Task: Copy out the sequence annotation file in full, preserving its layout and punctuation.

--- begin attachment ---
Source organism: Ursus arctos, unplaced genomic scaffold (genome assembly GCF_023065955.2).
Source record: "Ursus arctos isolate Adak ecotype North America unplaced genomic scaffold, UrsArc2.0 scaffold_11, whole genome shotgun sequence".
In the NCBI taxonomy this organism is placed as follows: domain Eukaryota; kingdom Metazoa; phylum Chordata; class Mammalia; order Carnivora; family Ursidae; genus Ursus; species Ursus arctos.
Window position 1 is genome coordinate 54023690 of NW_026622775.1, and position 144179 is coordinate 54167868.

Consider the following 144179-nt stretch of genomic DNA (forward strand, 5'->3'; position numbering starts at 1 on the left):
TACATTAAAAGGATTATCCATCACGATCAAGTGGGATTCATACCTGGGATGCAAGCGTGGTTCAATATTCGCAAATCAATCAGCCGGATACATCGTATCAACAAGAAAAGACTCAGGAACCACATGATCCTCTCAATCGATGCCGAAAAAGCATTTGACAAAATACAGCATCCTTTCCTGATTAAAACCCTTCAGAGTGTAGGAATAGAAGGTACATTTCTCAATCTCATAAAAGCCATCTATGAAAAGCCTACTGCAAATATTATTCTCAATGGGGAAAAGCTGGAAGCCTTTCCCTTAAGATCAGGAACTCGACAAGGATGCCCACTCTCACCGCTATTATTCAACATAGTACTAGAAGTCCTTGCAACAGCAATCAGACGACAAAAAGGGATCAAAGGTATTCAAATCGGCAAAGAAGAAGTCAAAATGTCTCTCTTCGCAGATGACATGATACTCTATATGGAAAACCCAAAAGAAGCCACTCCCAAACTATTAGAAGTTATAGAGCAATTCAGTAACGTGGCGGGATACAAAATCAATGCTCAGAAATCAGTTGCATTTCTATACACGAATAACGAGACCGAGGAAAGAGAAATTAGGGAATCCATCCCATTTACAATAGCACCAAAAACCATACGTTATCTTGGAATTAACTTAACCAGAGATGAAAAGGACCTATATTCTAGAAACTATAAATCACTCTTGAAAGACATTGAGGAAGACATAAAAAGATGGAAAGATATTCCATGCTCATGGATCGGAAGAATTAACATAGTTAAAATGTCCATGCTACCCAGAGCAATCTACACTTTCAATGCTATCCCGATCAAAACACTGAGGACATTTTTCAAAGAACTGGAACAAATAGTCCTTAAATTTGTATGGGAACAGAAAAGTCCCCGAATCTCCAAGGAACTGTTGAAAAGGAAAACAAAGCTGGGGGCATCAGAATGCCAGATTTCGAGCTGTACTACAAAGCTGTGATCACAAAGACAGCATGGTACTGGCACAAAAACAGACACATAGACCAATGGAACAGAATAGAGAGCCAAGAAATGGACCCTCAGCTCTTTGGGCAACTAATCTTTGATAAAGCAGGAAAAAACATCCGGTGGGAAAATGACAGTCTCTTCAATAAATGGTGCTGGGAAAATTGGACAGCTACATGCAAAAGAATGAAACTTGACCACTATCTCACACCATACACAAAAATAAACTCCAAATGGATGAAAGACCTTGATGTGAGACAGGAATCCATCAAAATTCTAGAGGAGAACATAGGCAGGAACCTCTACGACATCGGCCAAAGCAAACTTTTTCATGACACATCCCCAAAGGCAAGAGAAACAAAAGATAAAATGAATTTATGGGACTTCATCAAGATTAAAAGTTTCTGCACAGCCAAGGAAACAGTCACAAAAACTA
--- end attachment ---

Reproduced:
Source organism: Ursus arctos, unplaced genomic scaffold (genome assembly GCF_023065955.2).
Source record: "Ursus arctos isolate Adak ecotype North America unplaced genomic scaffold, UrsArc2.0 scaffold_11, whole genome shotgun sequence".
In the NCBI taxonomy this organism is placed as follows: domain Eukaryota; kingdom Metazoa; phylum Chordata; class Mammalia; order Carnivora; family Ursidae; genus Ursus; species Ursus arctos.
Window position 1 is genome coordinate 54023690 of NW_026622775.1, and position 144179 is coordinate 54167868.

Consider the following 144179-nt stretch of genomic DNA (forward strand, 5'->3'; position numbering starts at 1 on the left):
TACATTAAAAGGATTATCCATCACGATCAAGTGGGATTCATACCTGGGATGCAAGCGTGGTTCAATATTCGCAAATCAATCAGCCGGATACATCGTATCAACAAGAAAAGACTCAGGAACCACATGATCCTCTCAATCGATGCCGAAAAAGCATTTGACAAAATACAGCATCCTTTCCTGATTAAAACCCTTCAGAGTGTAGGAATAGAAGGTACATTTCTCAATCTCATAAAAGCCATCTATGAAAAGCCTACTGCAAATATTATTCTCAATGGGGAAAAGCTGGAAGCCTTTCCCTTAAGATCAGGAACTCGACAAGGATGCCCACTCTCACCGCTATTATTCAACATAGTACTAGAAGTCCTTGCAACAGCAATCAGACGACAAAAAGGGATCAAAGGTATTCAAATCGGCAAAGAAGAAGTCAAAATGTCTCTCTTCGCAGATGACATGATACTCTATATGGAAAACCCAAAAGAAGCCACTCCCAAACTATTAGAAGTTATAGAGCAATTCAGTAACGTGGCGGGATACAAAATCAATGCTCAGAAATCAGTTGCATTTCTATACACGAATAACGAGACCGAGGAAAGAGAAATTAGGGAATCCATCCCATTTACAATAGCACCAAAAACCATACGTTATCTTGGAATTAACTTAACCAGAGATGAAAAGGACCTATATTCTAGAAACTATAAATCACTCTTGAAAGACATTGAGGAAGACATAAAAAGATGGAAAGATATTCCATGCTCATGGATCGGAAGAATTAACATAGTTAAAATGTCCATGCTACCCAGAGCAATCTACACTTTCAATGCTATCCCGATCAAAACACTGAGGACATTTTTCAAAGAACTGGAACAAATAGTCCTTAAATTTGTATGGGAACAGAAAAGTCCCCGAATCTCCAAGGAACTGTTGAAAAGGAAAACAAAGCTGGGGGCATCAGAATGCCAGATTTCGAGCTGTACTACAAAGCTGTGATCACAAAGACAGCATGGTACTGGCACAAAAACAGACACATAGACCAATGGAACAGAATAGAGAGCCAAGAAATGGACCCTCAGCTCTTTGGGCAACTAATCTTTGATAAAGCAGGAAAAAACATCCGGTGGGAAAATGACAGTCTCTTCAATAAATGGTGCTGGGAAAATTGGACAGCTACATGCAAAAGAATGAAACTTGACCACTATCTCACACCATACACAAAAATAAACTCCAAATGGATGAAAGACCTTGATGTGAGACAGGAATCCATCAAAATTCTAGAGGAGAACATAGGCAGGAACCTCTACGACATCGGCCAAAGCAAACTTTTTCATGACACATCCCCAAAGGCAAGAGAAACAAAAGATAAAATGAATTTATGGGACTTCATCAAGATTAAAAGTTTCTGCACAGCCAAGGAAACAGTCACAAAAACTA